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Wildlife killing contests – violent, inhumane, and indefensible

Ban Wildlife Killing Contests

Wildlife killing contests are organized events in which participants compete for prizes by attempting to kill the most animals over a certain time period. Many of these contests are well-publicized and sponsored. Coyotes are the most common target. Bobcats, foxes, badgers, skunks, prairie dogs, and wolves are also targeted. In 2018, Vermont became the first state to ban this brutal bloodsport.

Each of these species is a key part of healthy, functioning ecosystems. Killing contests devalue native wildlife and glorify wasteful violence, while disrupting natural processes. They give ethical hunters a bad name and serve no legitimate management purpose. Moreover, they can actually exacerbate conflicts with livestock; peer-reviewed studies on cougars, coyotes, and wolves demonstrate this result.

In New Mexico, approximately 30 wildlife killing contests are held every year. We’re working hard to end these reprehensible competitions and provide carnivores with the peace and respect they deserve.

Defend the Endangered Species Act

The Endangered Species Act is our country’s most essential environmental law protecting imperiled plants and animals, yet some members of Congress want to weaken the law. Tell Congress you value native wildlife and want to see all imperiled species protected.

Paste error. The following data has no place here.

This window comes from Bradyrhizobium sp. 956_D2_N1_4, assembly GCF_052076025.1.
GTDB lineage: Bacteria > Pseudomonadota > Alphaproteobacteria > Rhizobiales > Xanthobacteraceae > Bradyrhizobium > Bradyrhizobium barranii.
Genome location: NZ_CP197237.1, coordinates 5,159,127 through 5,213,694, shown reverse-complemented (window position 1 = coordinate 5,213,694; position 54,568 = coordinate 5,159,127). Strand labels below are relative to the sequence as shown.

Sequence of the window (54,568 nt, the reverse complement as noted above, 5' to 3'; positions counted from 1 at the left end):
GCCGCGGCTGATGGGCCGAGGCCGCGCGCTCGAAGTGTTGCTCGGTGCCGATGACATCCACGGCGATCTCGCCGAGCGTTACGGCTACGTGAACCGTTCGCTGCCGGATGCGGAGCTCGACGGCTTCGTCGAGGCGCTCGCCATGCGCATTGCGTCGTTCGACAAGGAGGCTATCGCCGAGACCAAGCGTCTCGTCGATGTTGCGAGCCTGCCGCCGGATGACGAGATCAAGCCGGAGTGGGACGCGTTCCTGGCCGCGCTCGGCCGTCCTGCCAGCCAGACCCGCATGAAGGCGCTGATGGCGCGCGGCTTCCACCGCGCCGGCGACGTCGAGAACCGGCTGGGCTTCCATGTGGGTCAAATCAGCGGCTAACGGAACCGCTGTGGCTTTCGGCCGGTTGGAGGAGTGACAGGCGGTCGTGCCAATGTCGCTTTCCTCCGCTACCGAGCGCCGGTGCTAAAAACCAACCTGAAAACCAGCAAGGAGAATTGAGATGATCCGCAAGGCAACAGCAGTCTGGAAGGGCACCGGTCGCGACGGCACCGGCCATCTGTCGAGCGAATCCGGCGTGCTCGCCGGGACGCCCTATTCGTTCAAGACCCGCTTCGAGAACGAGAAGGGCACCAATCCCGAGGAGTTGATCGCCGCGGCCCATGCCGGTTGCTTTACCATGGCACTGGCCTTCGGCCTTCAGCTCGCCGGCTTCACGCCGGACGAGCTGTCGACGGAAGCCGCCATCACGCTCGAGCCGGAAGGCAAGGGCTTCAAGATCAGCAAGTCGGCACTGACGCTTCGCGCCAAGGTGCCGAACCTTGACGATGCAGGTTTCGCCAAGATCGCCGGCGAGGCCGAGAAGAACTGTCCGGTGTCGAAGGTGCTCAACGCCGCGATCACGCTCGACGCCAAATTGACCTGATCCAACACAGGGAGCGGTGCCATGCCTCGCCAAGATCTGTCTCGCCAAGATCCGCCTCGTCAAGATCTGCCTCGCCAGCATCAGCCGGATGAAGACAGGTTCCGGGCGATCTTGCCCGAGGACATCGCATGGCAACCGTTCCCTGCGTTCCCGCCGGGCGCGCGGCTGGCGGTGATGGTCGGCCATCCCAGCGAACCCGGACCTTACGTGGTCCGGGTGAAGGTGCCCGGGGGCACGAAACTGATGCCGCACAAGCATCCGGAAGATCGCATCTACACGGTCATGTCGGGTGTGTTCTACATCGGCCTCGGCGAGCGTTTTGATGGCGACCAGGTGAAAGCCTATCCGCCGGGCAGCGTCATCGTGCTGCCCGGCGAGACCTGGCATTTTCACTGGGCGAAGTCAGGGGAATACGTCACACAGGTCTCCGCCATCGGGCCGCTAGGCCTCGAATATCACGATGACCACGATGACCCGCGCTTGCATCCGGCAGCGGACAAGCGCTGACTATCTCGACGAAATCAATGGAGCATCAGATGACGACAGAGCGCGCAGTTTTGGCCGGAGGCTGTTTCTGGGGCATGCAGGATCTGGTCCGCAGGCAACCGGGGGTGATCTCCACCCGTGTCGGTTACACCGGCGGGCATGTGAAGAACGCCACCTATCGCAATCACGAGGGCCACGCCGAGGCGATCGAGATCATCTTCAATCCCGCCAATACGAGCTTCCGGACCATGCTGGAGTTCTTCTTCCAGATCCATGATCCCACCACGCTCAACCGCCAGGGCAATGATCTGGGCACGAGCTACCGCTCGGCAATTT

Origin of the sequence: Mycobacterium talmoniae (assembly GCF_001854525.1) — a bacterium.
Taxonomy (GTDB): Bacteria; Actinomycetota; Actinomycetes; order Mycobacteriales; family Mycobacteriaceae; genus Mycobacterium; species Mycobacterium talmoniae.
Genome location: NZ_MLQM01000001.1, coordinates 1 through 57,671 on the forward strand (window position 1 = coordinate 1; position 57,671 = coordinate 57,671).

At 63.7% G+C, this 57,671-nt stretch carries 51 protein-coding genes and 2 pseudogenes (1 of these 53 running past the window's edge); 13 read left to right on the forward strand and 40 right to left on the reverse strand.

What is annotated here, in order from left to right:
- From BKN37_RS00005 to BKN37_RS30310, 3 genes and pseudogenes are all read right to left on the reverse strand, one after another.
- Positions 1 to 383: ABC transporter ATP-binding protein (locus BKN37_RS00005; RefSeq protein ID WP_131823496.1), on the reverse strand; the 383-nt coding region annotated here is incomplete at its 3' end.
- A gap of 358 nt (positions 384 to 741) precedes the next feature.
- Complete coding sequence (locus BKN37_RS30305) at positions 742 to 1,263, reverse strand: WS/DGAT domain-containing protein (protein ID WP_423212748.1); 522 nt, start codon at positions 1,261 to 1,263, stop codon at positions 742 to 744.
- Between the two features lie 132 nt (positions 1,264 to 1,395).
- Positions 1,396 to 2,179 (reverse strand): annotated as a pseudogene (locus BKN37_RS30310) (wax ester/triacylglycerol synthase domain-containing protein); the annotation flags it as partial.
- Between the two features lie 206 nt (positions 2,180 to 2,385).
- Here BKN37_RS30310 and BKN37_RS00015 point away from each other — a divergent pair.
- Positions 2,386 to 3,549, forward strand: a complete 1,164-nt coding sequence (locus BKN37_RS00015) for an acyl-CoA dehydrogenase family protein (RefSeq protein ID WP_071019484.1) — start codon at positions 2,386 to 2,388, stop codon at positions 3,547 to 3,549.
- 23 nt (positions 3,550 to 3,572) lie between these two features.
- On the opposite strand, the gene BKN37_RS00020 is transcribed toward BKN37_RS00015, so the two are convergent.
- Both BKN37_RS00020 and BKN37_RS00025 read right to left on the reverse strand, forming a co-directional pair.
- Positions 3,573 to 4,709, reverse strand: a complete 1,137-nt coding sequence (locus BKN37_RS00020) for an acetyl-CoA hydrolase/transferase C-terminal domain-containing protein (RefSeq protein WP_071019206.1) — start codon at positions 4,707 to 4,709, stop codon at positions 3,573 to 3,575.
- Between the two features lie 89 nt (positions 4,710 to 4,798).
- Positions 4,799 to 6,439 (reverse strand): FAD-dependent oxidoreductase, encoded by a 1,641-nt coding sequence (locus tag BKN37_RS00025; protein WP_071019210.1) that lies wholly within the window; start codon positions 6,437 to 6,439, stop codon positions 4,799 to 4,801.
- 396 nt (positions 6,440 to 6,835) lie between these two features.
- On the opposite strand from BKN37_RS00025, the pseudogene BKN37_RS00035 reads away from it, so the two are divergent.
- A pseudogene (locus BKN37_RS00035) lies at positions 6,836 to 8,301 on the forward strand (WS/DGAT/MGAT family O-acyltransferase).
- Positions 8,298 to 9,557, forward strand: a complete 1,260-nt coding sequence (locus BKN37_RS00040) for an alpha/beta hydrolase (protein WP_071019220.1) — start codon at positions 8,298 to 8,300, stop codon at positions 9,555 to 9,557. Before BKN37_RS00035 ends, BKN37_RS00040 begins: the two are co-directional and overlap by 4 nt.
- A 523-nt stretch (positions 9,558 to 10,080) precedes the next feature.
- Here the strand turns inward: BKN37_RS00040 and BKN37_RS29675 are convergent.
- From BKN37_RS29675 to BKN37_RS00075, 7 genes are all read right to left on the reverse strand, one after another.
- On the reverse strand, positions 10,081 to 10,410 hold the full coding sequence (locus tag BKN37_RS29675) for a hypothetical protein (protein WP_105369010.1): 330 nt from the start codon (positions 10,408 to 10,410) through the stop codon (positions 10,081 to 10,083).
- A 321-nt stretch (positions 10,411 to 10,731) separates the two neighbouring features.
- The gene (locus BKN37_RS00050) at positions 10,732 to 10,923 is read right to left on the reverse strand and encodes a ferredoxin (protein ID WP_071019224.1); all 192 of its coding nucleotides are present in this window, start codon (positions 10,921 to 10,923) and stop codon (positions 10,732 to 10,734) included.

How You Can Help

Help protect the incredible, vulnerable wildlife of the West! Be a guardian for the wild by joining the conversation, learning about current issues, and making your voice heard. Together, we’re a powerful force for nature.

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Wildlife Press

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The Santa Fe New Mexican | Dec 15, 2018

Given the current political climate, accountability may seem like a thing of the past. But the truth is, breaking the law has consequences. After a long and opaque process, the saga of Craig Thiessen, a rancher from Kansas who was grazing cattle on the Gila National Forest and intentionally killed a juvenile endangered Mexican gray wolf (“Advocates want rancher’s forest permit pulled,” June 24), came to the only just conclusion: In late November, the U.S. Forest Service revoked his public lands grazing permit.

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"Since 2013, nearly 30,000 fur-bearing species have been killed by trappers," said Christopher Smith, with conservation group Wildearth Guardians. "Our native ecosystems are already pushed to the brink by climate change, by human expansion, by drought, and trapping just another toll being taken on those species."

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